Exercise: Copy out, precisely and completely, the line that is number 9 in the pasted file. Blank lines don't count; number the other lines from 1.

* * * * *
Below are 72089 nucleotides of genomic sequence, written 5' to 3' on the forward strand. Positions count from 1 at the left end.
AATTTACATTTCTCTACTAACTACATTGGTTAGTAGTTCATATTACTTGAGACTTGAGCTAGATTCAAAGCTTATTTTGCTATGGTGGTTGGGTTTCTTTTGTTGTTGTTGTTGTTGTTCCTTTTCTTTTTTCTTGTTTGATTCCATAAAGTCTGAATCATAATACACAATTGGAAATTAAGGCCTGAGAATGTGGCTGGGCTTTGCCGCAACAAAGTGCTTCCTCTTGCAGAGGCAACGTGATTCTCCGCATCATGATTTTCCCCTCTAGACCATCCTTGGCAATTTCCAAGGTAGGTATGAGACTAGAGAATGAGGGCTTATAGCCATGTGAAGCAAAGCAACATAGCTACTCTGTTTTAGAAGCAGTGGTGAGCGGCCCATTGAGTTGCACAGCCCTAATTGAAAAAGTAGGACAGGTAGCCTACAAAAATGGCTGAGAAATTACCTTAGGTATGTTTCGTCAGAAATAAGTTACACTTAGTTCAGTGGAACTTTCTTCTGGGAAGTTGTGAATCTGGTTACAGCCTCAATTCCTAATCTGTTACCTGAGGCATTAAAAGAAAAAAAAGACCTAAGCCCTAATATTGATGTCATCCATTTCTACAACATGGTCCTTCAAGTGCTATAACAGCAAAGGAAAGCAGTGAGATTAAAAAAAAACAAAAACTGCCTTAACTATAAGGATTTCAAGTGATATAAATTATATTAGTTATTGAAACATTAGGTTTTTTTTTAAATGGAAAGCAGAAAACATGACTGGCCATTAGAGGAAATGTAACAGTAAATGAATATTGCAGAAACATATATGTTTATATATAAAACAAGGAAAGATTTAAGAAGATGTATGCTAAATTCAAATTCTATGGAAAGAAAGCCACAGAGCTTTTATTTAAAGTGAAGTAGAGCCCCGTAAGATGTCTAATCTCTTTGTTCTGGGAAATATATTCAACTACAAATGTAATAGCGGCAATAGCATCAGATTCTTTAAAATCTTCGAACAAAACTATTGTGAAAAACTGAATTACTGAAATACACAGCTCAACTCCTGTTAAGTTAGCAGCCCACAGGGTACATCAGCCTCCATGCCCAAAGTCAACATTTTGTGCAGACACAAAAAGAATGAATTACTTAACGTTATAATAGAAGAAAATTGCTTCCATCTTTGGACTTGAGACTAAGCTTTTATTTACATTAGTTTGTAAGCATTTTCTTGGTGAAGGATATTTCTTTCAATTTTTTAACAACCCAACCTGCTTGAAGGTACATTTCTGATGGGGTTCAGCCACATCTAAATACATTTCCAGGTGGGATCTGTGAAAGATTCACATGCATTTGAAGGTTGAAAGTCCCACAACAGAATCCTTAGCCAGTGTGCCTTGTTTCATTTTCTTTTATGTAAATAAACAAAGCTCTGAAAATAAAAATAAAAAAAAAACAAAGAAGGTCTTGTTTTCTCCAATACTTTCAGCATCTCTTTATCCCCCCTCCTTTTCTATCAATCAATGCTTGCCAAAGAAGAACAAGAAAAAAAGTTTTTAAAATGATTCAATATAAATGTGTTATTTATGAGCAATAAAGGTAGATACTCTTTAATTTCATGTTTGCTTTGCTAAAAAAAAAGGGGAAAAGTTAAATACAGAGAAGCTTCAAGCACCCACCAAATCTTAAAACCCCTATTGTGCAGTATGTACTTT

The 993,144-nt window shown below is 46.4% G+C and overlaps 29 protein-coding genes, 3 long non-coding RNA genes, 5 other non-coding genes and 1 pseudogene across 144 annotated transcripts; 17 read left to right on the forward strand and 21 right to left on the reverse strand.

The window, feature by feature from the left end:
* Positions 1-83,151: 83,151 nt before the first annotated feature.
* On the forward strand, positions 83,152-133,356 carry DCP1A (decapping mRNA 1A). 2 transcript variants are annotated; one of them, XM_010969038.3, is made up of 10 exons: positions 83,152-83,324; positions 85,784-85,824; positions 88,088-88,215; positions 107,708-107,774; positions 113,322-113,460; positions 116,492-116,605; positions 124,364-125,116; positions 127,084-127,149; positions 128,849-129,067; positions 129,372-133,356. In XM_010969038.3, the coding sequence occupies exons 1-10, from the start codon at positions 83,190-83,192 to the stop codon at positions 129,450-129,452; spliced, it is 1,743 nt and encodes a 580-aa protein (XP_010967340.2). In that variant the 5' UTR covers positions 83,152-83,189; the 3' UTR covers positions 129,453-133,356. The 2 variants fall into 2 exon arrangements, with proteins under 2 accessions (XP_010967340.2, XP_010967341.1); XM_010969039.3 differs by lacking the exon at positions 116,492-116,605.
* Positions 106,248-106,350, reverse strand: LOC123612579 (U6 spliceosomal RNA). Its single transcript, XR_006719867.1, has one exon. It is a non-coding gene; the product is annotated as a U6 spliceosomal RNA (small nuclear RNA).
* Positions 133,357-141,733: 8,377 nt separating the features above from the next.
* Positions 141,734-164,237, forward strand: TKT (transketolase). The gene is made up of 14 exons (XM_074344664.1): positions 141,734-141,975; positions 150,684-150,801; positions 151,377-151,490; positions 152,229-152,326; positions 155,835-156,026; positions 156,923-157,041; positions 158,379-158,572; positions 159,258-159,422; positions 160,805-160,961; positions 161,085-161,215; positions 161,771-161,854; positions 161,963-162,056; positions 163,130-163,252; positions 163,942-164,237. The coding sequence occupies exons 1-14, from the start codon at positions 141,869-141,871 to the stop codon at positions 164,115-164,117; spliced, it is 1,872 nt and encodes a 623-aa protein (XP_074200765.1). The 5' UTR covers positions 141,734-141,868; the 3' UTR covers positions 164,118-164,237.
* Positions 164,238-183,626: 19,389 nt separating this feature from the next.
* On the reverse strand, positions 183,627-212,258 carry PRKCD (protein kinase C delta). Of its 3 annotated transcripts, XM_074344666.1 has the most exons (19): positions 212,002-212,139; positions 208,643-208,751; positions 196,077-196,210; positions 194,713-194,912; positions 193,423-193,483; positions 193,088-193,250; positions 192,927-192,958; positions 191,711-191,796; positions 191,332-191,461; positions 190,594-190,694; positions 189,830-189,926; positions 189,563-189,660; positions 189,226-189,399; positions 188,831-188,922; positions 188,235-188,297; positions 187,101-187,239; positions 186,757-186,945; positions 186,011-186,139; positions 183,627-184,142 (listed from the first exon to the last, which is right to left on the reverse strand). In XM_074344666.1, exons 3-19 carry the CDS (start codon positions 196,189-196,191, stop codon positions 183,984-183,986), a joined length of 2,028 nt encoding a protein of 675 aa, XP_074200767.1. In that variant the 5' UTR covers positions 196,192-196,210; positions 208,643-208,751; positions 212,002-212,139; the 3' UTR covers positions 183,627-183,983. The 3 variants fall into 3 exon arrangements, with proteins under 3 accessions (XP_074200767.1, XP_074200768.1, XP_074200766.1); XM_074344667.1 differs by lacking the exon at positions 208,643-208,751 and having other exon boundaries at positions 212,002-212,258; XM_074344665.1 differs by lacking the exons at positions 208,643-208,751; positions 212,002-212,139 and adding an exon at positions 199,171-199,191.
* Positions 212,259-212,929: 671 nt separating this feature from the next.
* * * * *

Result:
* Positions 141,734-164,237, forward strand: TKT (transketolase). The gene is made up of 14 exons (XM_074344664.1): positions 141,734-141,975; positions 150,684-150,801; positions 151,377-151,490; positions 152,229-152,326; positions 155,835-156,026; positions 156,923-157,041; positions 158,379-158,572; positions 159,258-159,422; positions 160,805-160,961; positions 161,085-161,215; positions 161,771-161,854; positions 161,963-162,056; positions 163,130-163,252; positions 163,942-164,237. The coding sequence occupies exons 1-14, from the start codon at positions 141,869-141,871 to the stop codon at positions 164,115-164,117; spliced, it is 1,872 nt and encodes a 623-aa protein (XP_074200765.1). The 5' UTR covers positions 141,734-141,868; the 3' UTR covers positions 164,118-164,237.